The Eiffel Tower is the identifying symbol of Paris, but over the years its presence has not always been revered. It’s hard to believe, but the Eiffel Tower has been met with controversy, tragedy and even contempt. The Tower has seen Paris through thick and thin and witnessed much of the city’s most significant history — even contributing to it. Here are seven things you never knew about the Eiffel Tower.
The Eiffel Tower Was Not Designed by Gustave Eiffel
Gustave Eiffel did not actually design his famous namesake tower. While it was, in fact, his company that was responsible for its construction, it was his two senior engineers, Maurice Koechlin and Emile Nouguier, who dreamed up the iconic structure. It was said that Eiffel was not overly-supportive of the initial design (drawn by Koechlin). However, after some tweaks and additions made by the French architect Stephen Sauvestre, Eiffel changed his tune, supported the project and eventually bought the rights to the patented design.
The Parisian Elite Originally Hated the Eiffel Tower
A group of 300 Parisian artists and intellects protested the Eiffel Tower during its construction, even going as far to call it “monstrous.” In 1887, they made their complaints public by publishing their feelings in Le Temps newspaper on Valentine’s Day in a piece titled “The Protest Against the Tower of Monsieur Eiffel.” The text declared that the obscene design of the Tower was not consistent with “French taste…art and history.” However, by the time the tower was completed in 1889, these complaints petered out when faced with the magnificent end result.
The Eiffel Tower Has Seen Its Share of Death
From suicides to experimental flight attempts gone wrong, the City of Love’s prized landmark has a darker side. In 1912, Paris witnessed the death of Austrian-born French tailor Franz Reichelt. He jumped 57 meters from the Eiffel Tower to his death while testing a parachute suit of his own design that failed to deploy properly. Another daring stunt that ended in tragedy was performed by Leon Collet in 1926 when he attempted to fly his plane under the first arch of the Tower. The Eiffel Tower — due to its height — has also seen more than its fair share of suicides. The number of people who have either jumped to their death or hanged themselves from various places on the famous landmark is thought to be in the hundreds (although no official number has ever been released).
The Eiffel Tower Moves
The metal material used for the Tower’s construction causes it to expand — and therefore grow — in the summer under the blazing sun. When the temperatures turn colder, the Eiffel Tower naturally shrinks again. The change in its height can be as much as 15 centimeters (nearly 6 inches). The top of the Eiffel Tower also sways in the wind, moving roughly 7 centimeters (nearly 3 inches) side to side.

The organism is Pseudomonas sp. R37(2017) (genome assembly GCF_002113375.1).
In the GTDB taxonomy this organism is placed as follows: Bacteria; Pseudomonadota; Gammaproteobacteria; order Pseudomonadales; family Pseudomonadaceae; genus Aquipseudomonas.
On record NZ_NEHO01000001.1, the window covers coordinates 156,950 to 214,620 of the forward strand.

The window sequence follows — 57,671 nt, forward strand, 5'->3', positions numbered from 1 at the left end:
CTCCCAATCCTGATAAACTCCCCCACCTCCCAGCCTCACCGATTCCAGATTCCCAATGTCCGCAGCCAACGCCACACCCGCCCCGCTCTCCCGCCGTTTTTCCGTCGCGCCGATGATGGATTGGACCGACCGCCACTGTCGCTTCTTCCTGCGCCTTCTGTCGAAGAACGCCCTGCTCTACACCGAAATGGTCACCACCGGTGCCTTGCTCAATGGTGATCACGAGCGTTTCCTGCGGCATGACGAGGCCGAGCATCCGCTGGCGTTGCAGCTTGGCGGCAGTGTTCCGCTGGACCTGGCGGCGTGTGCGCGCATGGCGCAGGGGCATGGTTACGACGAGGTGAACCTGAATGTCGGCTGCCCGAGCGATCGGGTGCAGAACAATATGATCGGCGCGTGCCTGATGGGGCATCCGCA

It Was Used to Take Down Criminals and Protect Paris
During World War I, the Eiffel Tower played a critical role in protecting the city and proved useful in gathering evidence on spies. The French used the tower’s transmitter to disrupt the Germans’ communication. The Eiffel Tower’s wireless station also intercepted messages from the enemy which resulted in valuable knowledge on the German army. Lastly, the same wireless station allowed telecommunication officers to get their hands on a coded message that led to the capture of Mata Hari, the famous 20th-century female spy accused of espionage on behalf of Germany.
The Eiffel Tower Reached New Heights
At the time of its construction in 1889, the Eiffel Tower reigned supreme as the tallest building in the world at a staggering 1,063 feet (324 meters). It was finally outdone in 1930 by New York City’s Chrysler Building.
The Eiffel Tower Was Supposed to Be Temporary
Erected in 1889, the famous Tower was built to commemorate the centennial of the French Revolution. It was originally given the lifespan of 20 years and was set to be demolished in 1909. However, the French decided to hang on to their precious tower once they realized the value of its radiotelegraph station (which proved very useful during World War I). It has since become a symbol of Parisian pride and a world-recognizable structure.